There is a phenomenon at philosophy conferences and in graduate school in philosophy in which someone can appear superficially quite intelligent, in their ability to move polysyllabic words around. Often they dress in tweed and learn a set of specialized terminology; in short, they look and sound like respectable, intelligent academics. I have even witnessed such people read papers or give presentations at conferences. It is only when one questions these people about their 'claims' that you realize that they have no idea what they are talking about, that they have no conception of how this complex web of interconnected terms might have any connection to anything outside the web. In other words, to paraphrase Mark Helprin in Winter's Tale, they don't know what an apple is. I give various names to these pseudo-intelligent persons at different times depending on circumstances, but I sometimes call them Apparently Respectable Morons.
I believe the same can be said of Antonin Scalia. He makes superficially clever, if vicious, quips, and he may, for all I know, have some superficial capacity for manipulating legalistic language. He is, however, an Apparently Respectable Moron. I have, alas, attended to the supreme court's questions about Obama's health care law. These Republicans have recently discovered a long-standing opposition to the oppressive hand of big government in its ability to support insurance companies. Scalia, who never objected to the vast expansion of the Bush administration's 'war on terror' policies, suddenly is worried that the government is not limited and that there is nothing that it might not do if it is allowed to force people to buy health insurance. Antonin Scalia claimed that torture of prisoners at Guantanamo is perfectly constitutional, that it does not violate the 8th amendment's banning of cruel and unusual punishment, on the grounds that the prisoners are not being punished for anything. On these grounds, it would be perfectly constitutional for a representative of the government to beat you with a baseball bat, as long as they were just doing it for fun and not for any punitive purpose. So, suddenly, Scalia decides that forcing people to buy health insurance is the unconstitutional excess of an unlimited government, but torturing people for no reason is perfectly constitutional.
So, what brilliant analogy does Scalia give to show why the individual mandate is unconstitutional? He asks, "Can the government force you to buy broccoli?" Obviously, food is transported across state lines and involves a significant amount of commerce, so why can't the government regulate it by forcing people to buy broccoli? This is an absurdly faulty analogy.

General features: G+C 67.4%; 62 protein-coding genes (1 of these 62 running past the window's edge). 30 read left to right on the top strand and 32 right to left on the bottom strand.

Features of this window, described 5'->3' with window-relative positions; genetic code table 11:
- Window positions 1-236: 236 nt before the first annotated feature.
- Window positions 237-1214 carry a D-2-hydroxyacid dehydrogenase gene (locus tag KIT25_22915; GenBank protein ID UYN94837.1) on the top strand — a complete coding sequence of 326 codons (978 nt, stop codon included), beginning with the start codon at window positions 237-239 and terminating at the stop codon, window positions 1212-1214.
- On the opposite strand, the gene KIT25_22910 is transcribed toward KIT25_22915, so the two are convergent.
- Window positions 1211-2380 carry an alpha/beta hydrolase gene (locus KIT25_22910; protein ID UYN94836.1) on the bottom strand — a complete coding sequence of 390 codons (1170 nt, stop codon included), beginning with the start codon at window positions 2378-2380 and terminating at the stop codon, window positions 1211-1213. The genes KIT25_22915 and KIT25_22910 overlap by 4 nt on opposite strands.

Insurance companies have incentives to deny health care to people who would cost them money or who try to get payment for their health care. To regulate this market and guarantee health care to Americans (clearly a worthy goal and one that would be ordinarily within the purview of the government), it is necessary to prevent health insurance companies from denying coverage. However, if the government required that insurance companies provide coverage without any protection for the insurance companies, people would only sign up for health insurance when they got sick. Since this result would undermine the possibility of a private health insurance industry, the Obama administration, following all the Republicans before them, included an individual mandate in the bill, so that everyone has to purchase health insurance. This measure is, to be clear, a protection for the private health insurance companies.
So, how is this different from the broccoli case? Simply, buying broccoli is not a necessary condition for the existence of a market for food. If it were impossible for a large percentage of the American people to purchase food if people were not forced to buy broccoli, then it would be legitimate to mandate broccoli purchases. Suppose food is so expensive that no one can afford to pay for his/her own meals, but everyone has to buy into a kind of lottery (or insurance program) so that when people really need the food, they get a payout so they can afford it, but otherwise they pay into a pool that redistributes their money to those in need of food. Now, suppose the government wants to guarantee that everyone has food when they need it, so the government requires that they sell food people even if those people cannot pay for that food. If the government passed such a law, it would undermine the food companies' ability to be profitable (or even survive). So, if the only way to force people to pay into their 'food insurance' was to make them buy broccoli, then it would be ok to force them to buy broccoli.
Or, shorter, since companies will be able to survive whether people are forced to buy broccoli or not, there can be no compelling government interest in forcing people to buy broccoli. The food industry can survive while providing food for everyone without everyone being forced to buy broccoli.
Antonin Scalia, especially, but all the conservatives on the court, are capable of making rational-sounding but utterly nonsensical arguments and claims, but they just seem to lack any legitimate understanding of anything that matters. This is a common failing, especially among creationists, climate-change deniers and other true believers, in that people believe things for reasons that have nothing to do with evidence or rationality, and then they deploy their rational capacities to justify (or rationalize) the beliefs that they have for these other reasons.